Femoral Neck Stress Fractures & Royal Marine Recruits

US Navy doctors perform an open reduction inte...
Military doctors perform an open reduction internal fixation operation on the femur. (Photo credit: Wikipedia)

Research Paper Title

Displaced Femoral Neck Stress Fractures in Royal Marine Recruits – Management and Results of Operative Treatment.

Background

Femoral neck stress fractures (FNSF) represent 3.5%-8% of stress fractures in military recruits; potentially resulting in medical discharge and/or complications. The incidence of displaced FNSF in the British Army has been reported as 1.8 in 10,000 recruits. The researchers aimed to review the incidence and outcome of displaced FNSF in Royal Marine recruits.

Methods

Retrospective review identified 6 recruits who sustained a displaced FNSF from 2001 to 2011 representing an incidence of 9.3 in 10,000 recruits.

Results

All were treated urgently by internal fixation. There were no cases of avascular necrosis, no surgical complications and no further procedures required. All united with a mean time to union of 11 months. 50% had a union time greater than 1 year. These fractures are slow to unite but with urgent surgical intervention and stable fixation 100% union was achieved.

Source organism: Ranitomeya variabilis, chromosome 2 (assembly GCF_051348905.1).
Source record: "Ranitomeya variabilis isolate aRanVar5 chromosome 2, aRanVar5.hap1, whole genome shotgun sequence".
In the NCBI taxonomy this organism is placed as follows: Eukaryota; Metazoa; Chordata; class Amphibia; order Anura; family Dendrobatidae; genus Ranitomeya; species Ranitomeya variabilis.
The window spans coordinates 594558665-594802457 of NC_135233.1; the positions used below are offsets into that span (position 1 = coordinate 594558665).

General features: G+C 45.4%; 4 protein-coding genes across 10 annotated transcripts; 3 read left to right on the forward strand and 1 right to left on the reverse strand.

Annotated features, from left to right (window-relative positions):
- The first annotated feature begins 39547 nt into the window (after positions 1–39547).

Conclusion

Awareness of this guides the management and rehabilitation whilst avoiding the risks of unnecessary secondary surgical interventions.

Source: Evans, J.T., Guyver, P.M., Kassam, A.M. & Hubble, M.J. (2012) Displaced Femoral Neck Stress Fractures in Royal Marine Recruits – Management and Results of Operative Treatment. Journal of the Royal Naval Medical Service. 98(2), pp.3-5.

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